Bio: Rosamund Small is a playwright best known for her work Vitals, produced by Outside the March and winner of several awards including Dora Awards for Outstanding Production and Outstanding New Play.  Rosamund writes for many theatre forms, including site-specific, immersive, and documentary. She also curates the Paprika Festival’s new annual event The Intersection, a conference for young artists, and facilitates Paprika’s playwriting program for young people. Most recently Rosamund worked as a dramaturge for a new ballet co-comissed by the National Ballet and the Banff Centre.

Jennifer Brewin 

Bio: Jennifer Brewin is a Canadian theatre artist specializing in new work. She has directed the premier productions of plays by Haley McGee, Natasha Greenblatt, Martha Ross, Martin Julien, Colin Heath, Sean Dixon and Michele Riml.

She has directed large scale works for outdoor stages across the country including B.C.’s Caravan Farm Theatre, Ottawa’s National Arts Centre and Experimental Farm, Toronto’s Evergreen Brick Work, the Canadian War Memorial in Vimy, France and with Michael Rubenfeld they created a walking concert featuring the indie band Wooden Sky in Toronto’s  back alleyways  for Toronto’s Summerworks Festival.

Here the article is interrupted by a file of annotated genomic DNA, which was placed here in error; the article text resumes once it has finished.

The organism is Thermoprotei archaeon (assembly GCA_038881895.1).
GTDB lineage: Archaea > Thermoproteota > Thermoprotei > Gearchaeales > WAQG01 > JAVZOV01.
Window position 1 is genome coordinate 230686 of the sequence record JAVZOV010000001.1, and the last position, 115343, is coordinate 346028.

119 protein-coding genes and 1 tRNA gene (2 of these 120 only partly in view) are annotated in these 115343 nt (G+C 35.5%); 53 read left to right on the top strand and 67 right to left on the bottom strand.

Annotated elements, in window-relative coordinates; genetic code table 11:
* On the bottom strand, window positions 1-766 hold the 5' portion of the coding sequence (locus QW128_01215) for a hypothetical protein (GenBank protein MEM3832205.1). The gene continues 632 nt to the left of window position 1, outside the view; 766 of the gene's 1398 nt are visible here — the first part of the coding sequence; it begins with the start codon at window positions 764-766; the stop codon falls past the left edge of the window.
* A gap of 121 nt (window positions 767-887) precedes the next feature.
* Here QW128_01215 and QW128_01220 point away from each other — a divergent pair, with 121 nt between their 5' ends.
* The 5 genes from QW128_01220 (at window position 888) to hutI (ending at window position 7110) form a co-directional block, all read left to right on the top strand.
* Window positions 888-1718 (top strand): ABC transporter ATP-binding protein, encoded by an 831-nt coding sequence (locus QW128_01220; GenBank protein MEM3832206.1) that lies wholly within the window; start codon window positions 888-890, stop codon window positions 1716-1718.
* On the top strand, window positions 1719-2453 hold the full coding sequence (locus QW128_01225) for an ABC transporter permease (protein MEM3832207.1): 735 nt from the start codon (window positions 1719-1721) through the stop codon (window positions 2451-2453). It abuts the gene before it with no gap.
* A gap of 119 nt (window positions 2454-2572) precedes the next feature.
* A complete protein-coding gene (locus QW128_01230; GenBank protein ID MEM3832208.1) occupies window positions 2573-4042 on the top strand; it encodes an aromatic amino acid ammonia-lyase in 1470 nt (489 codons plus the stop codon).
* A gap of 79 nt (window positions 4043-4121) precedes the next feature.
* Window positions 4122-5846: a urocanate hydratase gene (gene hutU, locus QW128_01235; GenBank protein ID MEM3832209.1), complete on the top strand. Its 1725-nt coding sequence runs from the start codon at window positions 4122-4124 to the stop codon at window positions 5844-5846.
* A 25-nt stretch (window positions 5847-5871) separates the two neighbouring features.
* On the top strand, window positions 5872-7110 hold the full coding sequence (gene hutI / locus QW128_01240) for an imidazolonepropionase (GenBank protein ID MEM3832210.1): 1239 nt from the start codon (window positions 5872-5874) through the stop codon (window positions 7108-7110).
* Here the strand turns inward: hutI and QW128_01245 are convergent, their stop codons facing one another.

She co authored a number of collective creations including The Public Servant and The Attic The Pearls and Three Fine Girls (Common Boots-Theatre Columbus/GCTC), A Night in the Woods (Caravan Farm Theatre),  and The Great Frost of 1608 (with Peter Hinton/National Arts Centre).

She is the recipient of a Dora Mavor Moore Award, a Jessie Richardson Award, A Harold Award and The Armstrong Award of Excellence with Estelle Shook on behalf of the Caravan Farm Theatre.

She was the Co-Artistic Director of the Caravan Farm Theatre, the Associate Artist at the National Arts Centre, and is currently the Artistic Director of Common Boots Theatre (formerly Theatre Columbus).

Beatriz Pizano